As we catch up with blues guitarist Walter Trout, he’s working in Robby Krieger’s studio on new music, just “blasting away," as he puts it.
“After the last [album], I thought it was time to write some songs again,” he explains in a phone interview.
Trout performs with Kristine Jackson at 8 p.m. on Wednesday, April 24, at the Beachland Ballroom
Trout released Survivor Blues
in late January. On the surface, it’s your traditional covers record, but a quick scan of the track listing reveals that this is in fact, not a quickly tossed off collection of Trout’s versions of the tried-and-true standards that have been done to death. Instead, he took the road less traveled, something which is immediately evident listening to the incredible version of “Me, My Guitar and the Blues” that leads off the album.
“I think that is an iconic, stunning song by Jimmy Dawkins,” Trout says. “And it’s just forgotten. I’m like, ‘No, you people, you’ve got to hear this song.’ I don’t understand why that song is not one of the standards. You know, everybody’s doing ‘Got My Mojo Workin’’ and ‘Stormy Monday,’ and I don’t understand why that song by Jimmy Dawkins is not in the greatest hits list. Just the other day, I was driving, and I was listening to XM Radio and on comes a brand new band, and they’re doing ‘Got My Mojo Workin’’ and I was just like, ‘Well, here’s the 835th version of this song,’ and there’s so much great music in the history of this genre. There’s so much great stuff. It’s just, you know, let’s not let it be forgotten.”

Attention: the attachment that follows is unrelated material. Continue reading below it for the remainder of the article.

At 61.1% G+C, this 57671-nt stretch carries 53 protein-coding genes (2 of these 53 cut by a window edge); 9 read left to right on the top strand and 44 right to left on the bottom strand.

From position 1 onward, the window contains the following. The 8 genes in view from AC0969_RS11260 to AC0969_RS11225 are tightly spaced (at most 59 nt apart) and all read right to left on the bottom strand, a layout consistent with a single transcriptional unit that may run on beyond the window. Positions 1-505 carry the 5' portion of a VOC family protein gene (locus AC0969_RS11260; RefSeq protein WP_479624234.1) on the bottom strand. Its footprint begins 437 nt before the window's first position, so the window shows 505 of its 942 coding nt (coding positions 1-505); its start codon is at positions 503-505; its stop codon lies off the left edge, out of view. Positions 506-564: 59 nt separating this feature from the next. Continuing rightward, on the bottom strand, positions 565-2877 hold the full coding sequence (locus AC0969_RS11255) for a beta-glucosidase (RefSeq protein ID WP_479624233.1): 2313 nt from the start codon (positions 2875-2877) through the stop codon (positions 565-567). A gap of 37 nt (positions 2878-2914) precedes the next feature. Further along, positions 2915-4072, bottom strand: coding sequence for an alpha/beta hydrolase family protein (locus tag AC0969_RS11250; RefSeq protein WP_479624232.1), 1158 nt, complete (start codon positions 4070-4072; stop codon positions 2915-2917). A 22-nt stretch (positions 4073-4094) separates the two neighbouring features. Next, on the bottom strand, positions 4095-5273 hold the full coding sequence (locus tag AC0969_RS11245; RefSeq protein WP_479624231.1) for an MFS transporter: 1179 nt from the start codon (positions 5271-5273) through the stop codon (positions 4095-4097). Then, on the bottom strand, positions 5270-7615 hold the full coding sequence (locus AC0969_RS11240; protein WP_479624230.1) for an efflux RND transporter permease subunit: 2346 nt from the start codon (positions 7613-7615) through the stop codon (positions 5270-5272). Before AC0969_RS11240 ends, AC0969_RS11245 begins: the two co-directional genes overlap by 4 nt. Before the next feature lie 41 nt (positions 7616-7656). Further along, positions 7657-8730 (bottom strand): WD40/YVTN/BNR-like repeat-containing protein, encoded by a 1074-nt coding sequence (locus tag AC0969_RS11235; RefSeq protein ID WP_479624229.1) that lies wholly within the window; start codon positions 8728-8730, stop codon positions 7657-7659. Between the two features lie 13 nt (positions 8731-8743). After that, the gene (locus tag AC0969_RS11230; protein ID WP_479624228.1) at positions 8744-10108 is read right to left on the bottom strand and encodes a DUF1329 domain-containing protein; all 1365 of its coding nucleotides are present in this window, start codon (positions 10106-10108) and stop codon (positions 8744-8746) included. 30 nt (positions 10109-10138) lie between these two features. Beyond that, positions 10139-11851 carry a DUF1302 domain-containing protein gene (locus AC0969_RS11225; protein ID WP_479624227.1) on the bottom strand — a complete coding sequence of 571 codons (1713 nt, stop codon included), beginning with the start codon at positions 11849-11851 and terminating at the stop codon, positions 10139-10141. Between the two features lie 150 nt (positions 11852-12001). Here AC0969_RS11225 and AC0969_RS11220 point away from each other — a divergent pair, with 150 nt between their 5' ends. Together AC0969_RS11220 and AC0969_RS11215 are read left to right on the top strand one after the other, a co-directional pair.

So from the get go, Trout had a specific agenda in mind for the project and a pretty good idea of where he needed to go as he was going through potential songs for the album.
“When I came up with the idea to do [this album], I figured, start at the beginning of recorded blues music, which as pretty much any musicologist will tell you, it probably started with Charley Patton in the '20s,” Trout says. “I went back to Charley Patton, and I just kept working my way forward. I went through all of the Lomax field recordings, and I went through all of the prison chain gang recordings, and I found a lot of obscure artists and obscure tunes. At one point, I had about 50 songs. I had to whittle it down to those 12. But it was fun. I discovered a lot of stuff. I’d never heard of Floyd Lee before, who wrote ‘Red Sun,’ which is one of my favorites on that record."
Trout and his band cut the bulk of the album’s tracks live in Krieger’s studio, careful to try to bottle the magic that often emerges in the first few attempts that are put to tape.